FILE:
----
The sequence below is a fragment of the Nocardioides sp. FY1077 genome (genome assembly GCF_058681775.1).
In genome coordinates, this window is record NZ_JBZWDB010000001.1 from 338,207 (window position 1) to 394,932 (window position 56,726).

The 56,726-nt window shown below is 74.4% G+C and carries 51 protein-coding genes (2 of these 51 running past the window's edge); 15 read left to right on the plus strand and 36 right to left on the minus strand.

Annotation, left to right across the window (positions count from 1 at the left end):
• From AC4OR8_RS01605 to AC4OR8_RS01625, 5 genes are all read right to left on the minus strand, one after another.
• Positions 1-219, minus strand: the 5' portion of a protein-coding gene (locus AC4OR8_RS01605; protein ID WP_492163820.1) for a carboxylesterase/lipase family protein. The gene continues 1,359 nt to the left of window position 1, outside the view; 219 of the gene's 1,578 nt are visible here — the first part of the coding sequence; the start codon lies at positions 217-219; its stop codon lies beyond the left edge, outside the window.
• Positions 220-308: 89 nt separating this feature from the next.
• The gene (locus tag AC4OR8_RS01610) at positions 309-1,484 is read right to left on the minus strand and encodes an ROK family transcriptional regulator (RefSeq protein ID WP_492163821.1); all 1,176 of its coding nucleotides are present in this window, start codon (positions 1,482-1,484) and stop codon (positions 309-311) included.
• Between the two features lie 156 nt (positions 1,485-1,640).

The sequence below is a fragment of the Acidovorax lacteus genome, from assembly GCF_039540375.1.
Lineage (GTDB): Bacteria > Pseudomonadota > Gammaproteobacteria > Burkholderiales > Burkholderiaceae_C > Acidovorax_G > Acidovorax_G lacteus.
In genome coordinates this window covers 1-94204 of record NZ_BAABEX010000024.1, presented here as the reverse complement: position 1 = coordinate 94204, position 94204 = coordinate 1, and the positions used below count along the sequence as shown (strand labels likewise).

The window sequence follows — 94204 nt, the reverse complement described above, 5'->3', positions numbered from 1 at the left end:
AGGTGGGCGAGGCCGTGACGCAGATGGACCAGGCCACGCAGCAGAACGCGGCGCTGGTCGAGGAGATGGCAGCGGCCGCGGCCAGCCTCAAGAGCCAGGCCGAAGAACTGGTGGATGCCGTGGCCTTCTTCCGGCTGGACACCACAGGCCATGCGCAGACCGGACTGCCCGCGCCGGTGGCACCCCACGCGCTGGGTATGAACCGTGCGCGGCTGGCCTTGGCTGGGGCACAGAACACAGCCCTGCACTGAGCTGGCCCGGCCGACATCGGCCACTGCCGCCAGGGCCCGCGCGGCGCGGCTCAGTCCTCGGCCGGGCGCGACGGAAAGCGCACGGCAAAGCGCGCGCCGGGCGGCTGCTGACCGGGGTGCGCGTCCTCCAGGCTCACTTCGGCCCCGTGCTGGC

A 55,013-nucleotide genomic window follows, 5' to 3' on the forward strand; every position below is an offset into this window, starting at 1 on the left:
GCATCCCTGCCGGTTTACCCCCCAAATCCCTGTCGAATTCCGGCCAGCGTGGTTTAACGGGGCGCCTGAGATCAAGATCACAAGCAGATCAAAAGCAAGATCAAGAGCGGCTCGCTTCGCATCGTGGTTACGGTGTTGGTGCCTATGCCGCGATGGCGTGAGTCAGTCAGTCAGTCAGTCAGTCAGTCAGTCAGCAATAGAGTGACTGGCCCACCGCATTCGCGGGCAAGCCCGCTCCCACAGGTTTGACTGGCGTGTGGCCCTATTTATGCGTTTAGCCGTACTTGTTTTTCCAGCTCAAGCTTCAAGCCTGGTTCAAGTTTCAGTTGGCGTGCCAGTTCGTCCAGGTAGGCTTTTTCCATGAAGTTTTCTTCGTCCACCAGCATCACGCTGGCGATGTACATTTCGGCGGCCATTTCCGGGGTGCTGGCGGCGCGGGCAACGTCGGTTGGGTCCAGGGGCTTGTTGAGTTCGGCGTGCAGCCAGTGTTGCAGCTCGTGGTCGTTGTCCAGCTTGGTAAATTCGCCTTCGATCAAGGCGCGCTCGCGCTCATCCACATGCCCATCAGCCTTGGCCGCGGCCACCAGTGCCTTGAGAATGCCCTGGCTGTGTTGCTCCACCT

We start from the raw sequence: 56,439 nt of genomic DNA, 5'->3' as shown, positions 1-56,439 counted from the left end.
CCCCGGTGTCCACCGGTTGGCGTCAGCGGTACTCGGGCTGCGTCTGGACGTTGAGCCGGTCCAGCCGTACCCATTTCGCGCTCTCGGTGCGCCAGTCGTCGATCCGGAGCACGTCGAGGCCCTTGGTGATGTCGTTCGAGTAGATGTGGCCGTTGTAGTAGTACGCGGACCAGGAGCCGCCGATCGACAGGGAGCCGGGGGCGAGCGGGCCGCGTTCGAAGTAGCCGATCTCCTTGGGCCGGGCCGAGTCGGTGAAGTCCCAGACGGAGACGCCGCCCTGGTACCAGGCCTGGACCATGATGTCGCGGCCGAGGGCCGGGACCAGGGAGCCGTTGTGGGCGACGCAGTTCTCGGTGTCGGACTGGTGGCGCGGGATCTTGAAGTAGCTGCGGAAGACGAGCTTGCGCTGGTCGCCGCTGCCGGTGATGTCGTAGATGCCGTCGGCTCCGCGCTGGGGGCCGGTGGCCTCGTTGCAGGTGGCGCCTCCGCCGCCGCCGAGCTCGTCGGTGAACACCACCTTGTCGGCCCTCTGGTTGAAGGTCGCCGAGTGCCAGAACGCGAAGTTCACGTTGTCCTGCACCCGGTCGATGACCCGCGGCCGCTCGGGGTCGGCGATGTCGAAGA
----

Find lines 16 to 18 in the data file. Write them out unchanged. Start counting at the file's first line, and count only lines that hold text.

GCATCCCTGCCGGTTTACCCCCCAAATCCCTGTCGAATTCCGGCCAGCGTGGTTTAACGGGGCGCCTGAGATCAAGATCACAAGCAGATCAAAAGCAAGATCAAGAGCGGCTCGCTTCGCATCGTGGTTACGGTGTTGGTGCCTATGCCGCGATGGCGTGAGTCAGTCAGTCAGTCAGTCAGTCAGTCAGTCAGCAATAGAGTGACTGGCCCACCGCATTCGCGGGCAAGCCCGCTCCCACAGGTTTGACTGGCGTGTGGCCCTATTTATGCGTTTAGCCGTACTTGTTTTTCCAGCTCAAGCTTCAAGCCTGGTTCAAGTTTCAGTTGGCGTGCCAGTTCGTCCAGGTAGGCTTTTTCCATGAAGTTTTCTTCGTCCACCAGCATCACGCTGGCGATGTACATTTCGGCGGCCATTTCCGGGGTGCTGGCGGCGCGGGCAACGTCGGTTGGGTCCAGGGGCTTGTTGAGTTCGGCGTGCAGCCAGTGTTGCAGCTCGTGGTCGTTGTCCAGCTTGGTAAATTCGCCTTCGATCAAGGCGCGCTCGCGCTCATCCACATGCCCATCAGCCTTGGCCGCGGCCACCAGTGCCTTGAGAATGCCCTGGCTGTGTTGCTCCACCT

We start from the raw sequence: 56,439 nt of genomic DNA, 5'->3' as shown, positions 1-56,439 counted from the left end.
CCCCGGTGTCCACCGGTTGGCGTCAGCGGTACTCGGGCTGCGTCTGGACGTTGAGCCGGTCCAGCCGTACCCATTTCGCGCTCTCGGTGCGCCAGTCGTCGATCCGGAGCACGTCGAGGCCCTTGGTGATGTCGTTCGAGTAGATGTGGCCGTTGTAGTAGTACGCGGACCAGGAGCCGCCGATCGACAGGGAGCCGGGGGCGAGCGGGCCGCGTTCGAAGTAGCCGATCTCCTTGGGCCGGGCCGAGTCGGTGAAGTCCCAGACGGAGACGCCGCCCTGGTACCAGGCCTGGACCATGATGTCGCGGCCGAGGGCCGGGACCAGGGAGCCGTTGTGGGCGACGCAGTTCTCGGTGTCGGACTGGTGGCGCGGGATCTTGAAGTAGCTGCGGAAGACGAGCTTGCGCTGGTCGCCGCTGCCGGTGATGTCGTAGATGCCGTCGGCTCCGCGCTGGGGGCCGGTGGCCTCGTTGCAGGTGGCGCCTCCGCCGCCGCCGAGCTCGTCGGTGAACACCACCTTGTCGGCCCTCTGGTTGAAGGTCGCCGAGTGCCAGAACGCGAAGTTCACGTTGTCCTGCACCCGGTCGATGACCCGCGGCCGCTCGGGGTCGGCGATGTCGAAGA